For those who fuel their poison by spending a disproportionate amount of their salary into it, who are we to say that they are shallow and materialistic? They are not spending our money and they certainly not seeking our permission for it. However, I think as part of the bigger financial bloggers group, we tend to disapprove of such wanton spending. You must save a portion of your salary. Oh, you must separate between needs and wants clearly.




But there is another extreme, someone on the opposite side of the fence. Someone who knows only needs and do nothing to satisfy his wants. It's all the future that matters, and all the spending follows strictly according to plans in order to hit this milestone by that age. Maybe for these people, their poison is an insidious one - to be proud of their own frugality by thumbing down on others. It's something that I hate very much whenever people are talking about hitting x amount by y age. They treat savings like a sports, where everyone is competing with each other by subtle hints of how much they can withstand hardship and control their wants. What's the reward? Boasting rights.

I see financial independence as a more holistic ideal though, not just the cold hard math. To really reach financial independence, you must be free of money. Usually people take it to mean that they have all the money they need for their expenses without having to work ever again. But I think being free of money means we no longer treat money as a symbol to accumulate, to show off, or to satisfy some inner psychological needs, but to see it as a means to exchange it for something that serves a greater good. In that sense, a millionaire who holds his money so tightly is as equally shackled as a indebted man who spends all his money on material goods. Both are still controlled by money, but each is satisfied by different aspects of money, with the former treating money as a security blanket and the latter treating it as a power and status symbol.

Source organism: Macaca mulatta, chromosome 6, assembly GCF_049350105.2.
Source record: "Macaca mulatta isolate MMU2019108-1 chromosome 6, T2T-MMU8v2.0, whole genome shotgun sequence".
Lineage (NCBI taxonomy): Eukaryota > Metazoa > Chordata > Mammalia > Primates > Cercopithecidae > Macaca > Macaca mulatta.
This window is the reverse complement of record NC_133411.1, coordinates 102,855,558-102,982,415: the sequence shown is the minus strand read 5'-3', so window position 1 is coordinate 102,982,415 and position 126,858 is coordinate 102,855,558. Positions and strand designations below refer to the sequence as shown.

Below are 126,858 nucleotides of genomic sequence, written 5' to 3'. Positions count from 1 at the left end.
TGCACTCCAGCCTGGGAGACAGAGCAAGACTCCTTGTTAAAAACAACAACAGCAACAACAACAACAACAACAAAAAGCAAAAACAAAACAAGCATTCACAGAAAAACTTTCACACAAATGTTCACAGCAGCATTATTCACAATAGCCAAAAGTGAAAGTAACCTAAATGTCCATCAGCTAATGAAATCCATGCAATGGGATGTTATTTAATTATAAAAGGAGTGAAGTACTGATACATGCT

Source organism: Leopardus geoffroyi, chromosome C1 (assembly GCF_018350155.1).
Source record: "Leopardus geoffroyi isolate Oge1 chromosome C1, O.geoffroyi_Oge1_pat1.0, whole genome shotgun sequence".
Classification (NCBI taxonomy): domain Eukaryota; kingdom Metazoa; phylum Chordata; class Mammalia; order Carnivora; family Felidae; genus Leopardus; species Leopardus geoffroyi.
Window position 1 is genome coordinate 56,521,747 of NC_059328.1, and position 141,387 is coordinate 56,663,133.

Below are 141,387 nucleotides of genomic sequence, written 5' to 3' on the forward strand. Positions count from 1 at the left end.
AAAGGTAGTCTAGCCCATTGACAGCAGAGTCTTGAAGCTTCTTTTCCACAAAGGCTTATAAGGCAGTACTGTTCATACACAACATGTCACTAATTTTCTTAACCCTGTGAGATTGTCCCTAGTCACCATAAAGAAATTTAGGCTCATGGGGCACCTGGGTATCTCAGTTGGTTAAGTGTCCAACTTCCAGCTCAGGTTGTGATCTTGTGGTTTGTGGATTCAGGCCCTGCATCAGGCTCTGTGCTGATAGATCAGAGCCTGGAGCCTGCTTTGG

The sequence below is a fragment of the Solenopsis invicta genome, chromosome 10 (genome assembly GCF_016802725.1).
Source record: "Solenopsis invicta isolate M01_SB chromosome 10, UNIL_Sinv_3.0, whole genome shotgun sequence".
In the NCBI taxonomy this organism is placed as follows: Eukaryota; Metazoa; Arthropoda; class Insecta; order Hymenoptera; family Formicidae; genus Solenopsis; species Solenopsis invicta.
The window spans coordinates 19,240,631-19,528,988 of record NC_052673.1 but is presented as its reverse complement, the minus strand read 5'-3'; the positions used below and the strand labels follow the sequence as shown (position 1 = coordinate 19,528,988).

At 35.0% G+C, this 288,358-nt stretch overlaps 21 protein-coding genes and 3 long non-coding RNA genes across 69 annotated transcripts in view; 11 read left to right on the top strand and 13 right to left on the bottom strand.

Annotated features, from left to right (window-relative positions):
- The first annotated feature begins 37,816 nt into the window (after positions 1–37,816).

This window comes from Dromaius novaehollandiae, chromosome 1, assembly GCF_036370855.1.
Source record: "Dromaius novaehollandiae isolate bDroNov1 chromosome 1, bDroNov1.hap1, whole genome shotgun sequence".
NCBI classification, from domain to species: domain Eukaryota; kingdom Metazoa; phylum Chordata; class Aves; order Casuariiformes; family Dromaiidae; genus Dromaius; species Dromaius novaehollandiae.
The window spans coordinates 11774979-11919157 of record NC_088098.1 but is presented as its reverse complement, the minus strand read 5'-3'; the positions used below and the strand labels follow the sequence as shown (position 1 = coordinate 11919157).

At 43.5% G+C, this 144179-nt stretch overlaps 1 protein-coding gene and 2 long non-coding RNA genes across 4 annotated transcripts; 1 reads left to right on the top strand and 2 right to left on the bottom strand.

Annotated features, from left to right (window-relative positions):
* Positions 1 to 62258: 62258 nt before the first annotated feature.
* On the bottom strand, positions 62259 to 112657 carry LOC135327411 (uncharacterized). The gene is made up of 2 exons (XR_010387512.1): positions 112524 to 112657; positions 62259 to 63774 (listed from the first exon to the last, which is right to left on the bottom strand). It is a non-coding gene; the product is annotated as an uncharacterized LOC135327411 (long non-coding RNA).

Some people are so poor they only have money.

But let's get back to our poison. I used to spend quite a lot of money buying guitars and amps. I'm not that good enough to justify those purchases, so I inherently know it is wrong. After dabbling with it so some years, I hardly touch them now and they are all lying in cabinets and shelf, acting as re-purposed dust collector. Oh, before that, there was a gaming phase where I spend a lot of money buying sega games. Back then, I thought that if only I could have more money, I could spend the whole day gaming away without a care in the world. Little do I know that years later, when I have the means to fund my gaming adventures, living vicariously as an elf or a wizard blasting away at demons that threatened to destroy the world, I no longer have the time to play. How many years of my life had been spent chasing digital gold coins and collecting unique, digital swords, staves and shields?

While I don't regret the time and money spent on such poisons (oh, they are such joy), one must wonder what is it that I do love so much currently that will inevitably walk down the same path as my old sega games and my dust collecting guitars?

Do I want to continue doing it now, knowing that my passion for it might run out in the future? Or should I abandon it and embrace minimalism? Could minimalism be, by itself, a re-purposed dust collector in the near future?

That is a thought worth thinking about. Perhaps, like all medicines, the dosage makes the poison.

Wednesday, June 28, 2017

Bigscribe mega event of the year: Investors Exchange 2017

Bigscribe is having a mega event, called Investors Exchange 2017, this July. Those who know Bigscribe and had attended their value for money talk would know that everyone takes away something of value from attending the talk, so this mega event is no difference. Here's the line up of the speakers and their topics:

Teh Hooi Ling - Strategies for successful equities investing

She is a former SPH journalist and author of the "Show me the Money" series. She has her own fund now, called Inclusif Value Fund. I read her books and loved her articles on straits times, and found her to be sensible and always a delight to read.

Xeo Lye - Identify market trends the George Soros way (writes on Xeolyenomics blog)

I know him as a great runner and the designer and founder of the financial/economics game Wongamania. He is a macro person and has very deep knowledge of economics and how to apply it to investing on an individual level.